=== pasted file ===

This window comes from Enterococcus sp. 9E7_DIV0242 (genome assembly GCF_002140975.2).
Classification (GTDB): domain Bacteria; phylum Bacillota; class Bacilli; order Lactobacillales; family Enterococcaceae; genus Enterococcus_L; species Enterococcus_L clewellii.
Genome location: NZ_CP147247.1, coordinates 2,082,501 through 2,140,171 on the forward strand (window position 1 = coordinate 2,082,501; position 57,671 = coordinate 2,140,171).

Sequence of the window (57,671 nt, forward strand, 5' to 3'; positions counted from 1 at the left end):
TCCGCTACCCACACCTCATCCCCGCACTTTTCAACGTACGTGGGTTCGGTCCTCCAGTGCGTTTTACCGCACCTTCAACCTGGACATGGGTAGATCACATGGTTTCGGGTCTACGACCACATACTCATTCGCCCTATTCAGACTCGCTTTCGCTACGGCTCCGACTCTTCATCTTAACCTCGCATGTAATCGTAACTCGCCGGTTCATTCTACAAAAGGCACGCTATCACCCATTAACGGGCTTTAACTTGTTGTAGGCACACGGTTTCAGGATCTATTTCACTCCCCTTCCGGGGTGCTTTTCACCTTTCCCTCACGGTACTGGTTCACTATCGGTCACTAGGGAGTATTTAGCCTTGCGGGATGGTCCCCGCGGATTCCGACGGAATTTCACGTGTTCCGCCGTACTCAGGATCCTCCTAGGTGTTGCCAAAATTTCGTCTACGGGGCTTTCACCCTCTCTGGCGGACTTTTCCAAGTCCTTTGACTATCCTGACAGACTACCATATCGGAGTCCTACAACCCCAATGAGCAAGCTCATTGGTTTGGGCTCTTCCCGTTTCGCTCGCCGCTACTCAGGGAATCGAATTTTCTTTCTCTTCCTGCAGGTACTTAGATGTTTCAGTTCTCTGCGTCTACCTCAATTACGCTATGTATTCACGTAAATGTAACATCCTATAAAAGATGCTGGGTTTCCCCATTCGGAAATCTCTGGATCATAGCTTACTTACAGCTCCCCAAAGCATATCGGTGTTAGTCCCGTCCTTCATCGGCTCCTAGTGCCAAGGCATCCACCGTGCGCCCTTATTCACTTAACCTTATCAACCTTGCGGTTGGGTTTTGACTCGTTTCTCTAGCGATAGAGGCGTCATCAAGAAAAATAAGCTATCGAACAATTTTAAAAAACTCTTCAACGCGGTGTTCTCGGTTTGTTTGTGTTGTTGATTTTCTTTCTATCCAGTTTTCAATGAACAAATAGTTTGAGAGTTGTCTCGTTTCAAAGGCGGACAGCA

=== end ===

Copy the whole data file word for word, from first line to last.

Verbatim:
This window comes from Enterococcus sp. 9E7_DIV0242 (genome assembly GCF_002140975.2).
Classification (GTDB): domain Bacteria; phylum Bacillota; class Bacilli; order Lactobacillales; family Enterococcaceae; genus Enterococcus_L; species Enterococcus_L clewellii.
Genome location: NZ_CP147247.1, coordinates 2,082,501 through 2,140,171 on the forward strand (window position 1 = coordinate 2,082,501; position 57,671 = coordinate 2,140,171).

Sequence of the window (57,671 nt, forward strand, 5' to 3'; positions counted from 1 at the left end):
TCCGCTACCCACACCTCATCCCCGCACTTTTCAACGTACGTGGGTTCGGTCCTCCAGTGCGTTTTACCGCACCTTCAACCTGGACATGGGTAGATCACATGGTTTCGGGTCTACGACCACATACTCATTCGCCCTATTCAGACTCGCTTTCGCTACGGCTCCGACTCTTCATCTTAACCTCGCATGTAATCGTAACTCGCCGGTTCATTCTACAAAAGGCACGCTATCACCCATTAACGGGCTTTAACTTGTTGTAGGCACACGGTTTCAGGATCTATTTCACTCCCCTTCCGGGGTGCTTTTCACCTTTCCCTCACGGTACTGGTTCACTATCGGTCACTAGGGAGTATTTAGCCTTGCGGGATGGTCCCCGCGGATTCCGACGGAATTTCACGTGTTCCGCCGTACTCAGGATCCTCCTAGGTGTTGCCAAAATTTCGTCTACGGGGCTTTCACCCTCTCTGGCGGACTTTTCCAAGTCCTTTGACTATCCTGACAGACTACCATATCGGAGTCCTACAACCCCAATGAGCAAGCTCATTGGTTTGGGCTCTTCCCGTTTCGCTCGCCGCTACTCAGGGAATCGAATTTTCTTTCTCTTCCTGCAGGTACTTAGATGTTTCAGTTCTCTGCGTCTACCTCAATTACGCTATGTATTCACGTAAATGTAACATCCTATAAAAGATGCTGGGTTTCCCCATTCGGAAATCTCTGGATCATAGCTTACTTACAGCTCCCCAAAGCATATCGGTGTTAGTCCCGTCCTTCATCGGCTCCTAGTGCCAAGGCATCCACCGTGCGCCCTTATTCACTTAACCTTATCAACCTTGCGGTTGGGTTTTGACTCGTTTCTCTAGCGATAGAGGCGTCATCAAGAAAAATAAGCTATCGAACAATTTTAAAAAACTCTTCAACGCGGTGTTCTCGGTTTGTTTGTGTTGTTGATTTTCTTTCTATCCAGTTTTCAATGAACAAATAGTTTGAGAGTTGTCTCGTTTCAAAGGCGGACAGCA